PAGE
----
"God," is her royal tribute, "is All, everything. He is the power behind all beginnings.... His is the Voice within us that shows us good and evil. But mostly we ignore or misunderstand this voice. Therefore, did He choose His Elect to come down amongst us upon earth to make clear His Word, His real meaning. Therefore, the Prophets; therefore, Christ, Muhammad, Bahá'u'lláh, for man needs from time to time a voice upon earth to bring God to him, to sharpen the realization of the existence of the true God. Those voices sent to us had to become flesh, so that with our earthly ears we should be able to hear and understand."
What greater proof, it may be pertinently asked, can the divines of either Persia or Turkey require wherewith to demonstrate the recognition by the followers of Bahá'u'lláh of the exalted position occupied by the Prophet Muhammad among the entire company of the Messengers of God? What greater service do these divines expect us to render the Cause of Islám? What greater evidence of our competence can they demand than that we should kindle, in quarters so far beyond their reach, the spark of an ardent and sincere conversion to the truth voiced by the Apostle of God, and obtain from the pen of royalty this public, and indeed historic, confession of His God-given Mission? ...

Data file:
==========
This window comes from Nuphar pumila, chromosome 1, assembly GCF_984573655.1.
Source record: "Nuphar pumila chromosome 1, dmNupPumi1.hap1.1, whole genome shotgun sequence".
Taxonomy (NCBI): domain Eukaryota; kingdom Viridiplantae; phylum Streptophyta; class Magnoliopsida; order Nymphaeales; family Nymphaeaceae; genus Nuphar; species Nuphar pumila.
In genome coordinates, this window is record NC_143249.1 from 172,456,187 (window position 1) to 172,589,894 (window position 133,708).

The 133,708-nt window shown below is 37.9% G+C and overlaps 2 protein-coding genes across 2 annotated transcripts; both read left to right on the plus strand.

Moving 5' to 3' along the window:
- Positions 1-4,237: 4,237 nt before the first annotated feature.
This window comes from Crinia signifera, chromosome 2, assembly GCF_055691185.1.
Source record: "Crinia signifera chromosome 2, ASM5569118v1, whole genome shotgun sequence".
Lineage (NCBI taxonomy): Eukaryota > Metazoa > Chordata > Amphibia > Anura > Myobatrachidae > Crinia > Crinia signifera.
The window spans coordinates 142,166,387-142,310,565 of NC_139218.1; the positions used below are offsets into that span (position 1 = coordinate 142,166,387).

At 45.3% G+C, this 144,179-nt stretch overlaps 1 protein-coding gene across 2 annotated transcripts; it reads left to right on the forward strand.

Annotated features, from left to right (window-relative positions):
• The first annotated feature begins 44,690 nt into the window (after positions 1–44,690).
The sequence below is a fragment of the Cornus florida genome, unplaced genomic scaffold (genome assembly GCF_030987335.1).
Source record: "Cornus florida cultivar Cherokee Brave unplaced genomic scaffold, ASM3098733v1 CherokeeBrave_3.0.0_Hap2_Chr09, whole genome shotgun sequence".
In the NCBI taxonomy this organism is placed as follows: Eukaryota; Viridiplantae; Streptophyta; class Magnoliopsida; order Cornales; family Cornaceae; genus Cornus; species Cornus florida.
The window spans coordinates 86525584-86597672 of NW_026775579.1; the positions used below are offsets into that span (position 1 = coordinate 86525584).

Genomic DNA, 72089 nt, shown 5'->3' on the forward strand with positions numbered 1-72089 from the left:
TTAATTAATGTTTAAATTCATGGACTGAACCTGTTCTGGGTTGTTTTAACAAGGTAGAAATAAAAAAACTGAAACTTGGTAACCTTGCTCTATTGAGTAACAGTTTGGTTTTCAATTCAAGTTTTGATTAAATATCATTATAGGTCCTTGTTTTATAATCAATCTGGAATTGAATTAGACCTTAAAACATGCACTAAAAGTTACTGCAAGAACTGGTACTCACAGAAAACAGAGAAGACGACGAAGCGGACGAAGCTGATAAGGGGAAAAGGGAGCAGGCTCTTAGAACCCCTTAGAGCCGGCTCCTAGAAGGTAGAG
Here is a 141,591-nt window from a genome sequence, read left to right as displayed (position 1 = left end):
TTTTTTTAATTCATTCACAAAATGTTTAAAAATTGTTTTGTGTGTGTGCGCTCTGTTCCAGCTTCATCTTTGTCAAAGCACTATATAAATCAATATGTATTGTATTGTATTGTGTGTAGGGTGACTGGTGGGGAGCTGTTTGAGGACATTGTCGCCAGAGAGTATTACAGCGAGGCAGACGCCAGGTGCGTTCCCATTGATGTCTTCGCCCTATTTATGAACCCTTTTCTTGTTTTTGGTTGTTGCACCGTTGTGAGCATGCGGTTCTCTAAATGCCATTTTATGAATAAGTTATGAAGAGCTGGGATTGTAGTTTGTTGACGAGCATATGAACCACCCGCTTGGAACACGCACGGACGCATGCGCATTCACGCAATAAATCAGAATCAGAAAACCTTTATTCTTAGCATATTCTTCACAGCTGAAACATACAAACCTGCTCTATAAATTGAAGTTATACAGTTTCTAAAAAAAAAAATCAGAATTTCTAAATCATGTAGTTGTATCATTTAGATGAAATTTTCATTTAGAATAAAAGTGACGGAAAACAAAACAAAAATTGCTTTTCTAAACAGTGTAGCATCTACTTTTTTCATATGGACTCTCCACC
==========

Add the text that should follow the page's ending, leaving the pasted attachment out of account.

Indeed, the essential prerequisites of admittance into the Bahá'í fold of Jews, Zoroastrians, Hindus, Buddhists, and the followers of other ancient faiths, as well as of agnostics and even atheists, is the wholehearted and unqualified acceptance by them all of the divine origin of both Islám and Christianity, of the Prophetic functions of both Muhammad and Jesus Christ, of the legitimacy of the institution of the Imamate, and of the primacy of St. Peter, the Prince of the Apostles. Such are the central, the solid, the incontrovertible principles that constitute the bedrock of Bahá'í belief, which the Faith of Bahá'u'lláh is proud to acknowledge, which its teachers proclaim, which its apologists defend, which its literature disseminates, which its summer schools expound, and which the rank and file of its followers attest by both word and deed.